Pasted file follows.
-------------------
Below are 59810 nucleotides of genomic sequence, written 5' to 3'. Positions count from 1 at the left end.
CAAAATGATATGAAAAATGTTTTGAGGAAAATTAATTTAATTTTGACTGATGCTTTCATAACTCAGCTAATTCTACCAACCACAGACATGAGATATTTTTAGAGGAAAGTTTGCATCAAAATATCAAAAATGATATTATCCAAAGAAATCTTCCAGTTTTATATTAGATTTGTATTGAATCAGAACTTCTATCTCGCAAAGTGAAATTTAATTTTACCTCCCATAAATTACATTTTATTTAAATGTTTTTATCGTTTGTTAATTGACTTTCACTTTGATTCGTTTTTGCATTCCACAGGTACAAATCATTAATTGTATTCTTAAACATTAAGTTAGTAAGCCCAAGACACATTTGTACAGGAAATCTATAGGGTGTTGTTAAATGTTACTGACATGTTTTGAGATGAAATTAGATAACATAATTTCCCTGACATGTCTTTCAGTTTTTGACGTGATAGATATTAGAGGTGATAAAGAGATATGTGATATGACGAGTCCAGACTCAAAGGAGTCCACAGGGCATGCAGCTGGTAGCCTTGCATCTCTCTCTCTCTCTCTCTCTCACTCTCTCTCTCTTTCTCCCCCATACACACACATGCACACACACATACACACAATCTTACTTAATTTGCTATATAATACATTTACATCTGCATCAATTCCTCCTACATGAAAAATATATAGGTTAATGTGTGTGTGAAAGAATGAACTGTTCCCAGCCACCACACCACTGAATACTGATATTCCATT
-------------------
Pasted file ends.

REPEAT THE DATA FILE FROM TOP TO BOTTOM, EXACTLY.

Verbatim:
Below are 59810 nucleotides of genomic sequence, written 5' to 3'. Positions count from 1 at the left end.
CAAAATGATATGAAAAATGTTTTGAGGAAAATTAATTTAATTTTGACTGATGCTTTCATAACTCAGCTAATTCTACCAACCACAGACATGAGATATTTTTAGAGGAAAGTTTGCATCAAAATATCAAAAATGATATTATCCAAAGAAATCTTCCAGTTTTATATTAGATTTGTATTGAATCAGAACTTCTATCTCGCAAAGTGAAATTTAATTTTACCTCCCATAAATTACATTTTATTTAAATGTTTTTATCGTTTGTTAATTGACTTTCACTTTGATTCGTTTTTGCATTCCACAGGTACAAATCATTAATTGTATTCTTAAACATTAAGTTAGTAAGCCCAAGACACATTTGTACAGGAAATCTATAGGGTGTTGTTAAATGTTACTGACATGTTTTGAGATGAAATTAGATAACATAATTTCCCTGACATGTCTTTCAGTTTTTGACGTGATAGATATTAGAGGTGATAAAGAGATATGTGATATGACGAGTCCAGACTCAAAGGAGTCCACAGGGCATGCAGCTGGTAGCCTTGCATCTCTCTCTCTCTCTCTCTCTCACTCTCTCTCTCTTTCTCCCCCATACACACACATGCACACACACATACACACAATCTTACTTAATTTGCTATATAATACATTTACATCTGCATCAATTCCTCCTACATGAAAAATATATAGGTTAATGTGTGTGTGAAAGAATGAACTGTTCCCAGCCACCACACCACTGAATACTGATATTCCATT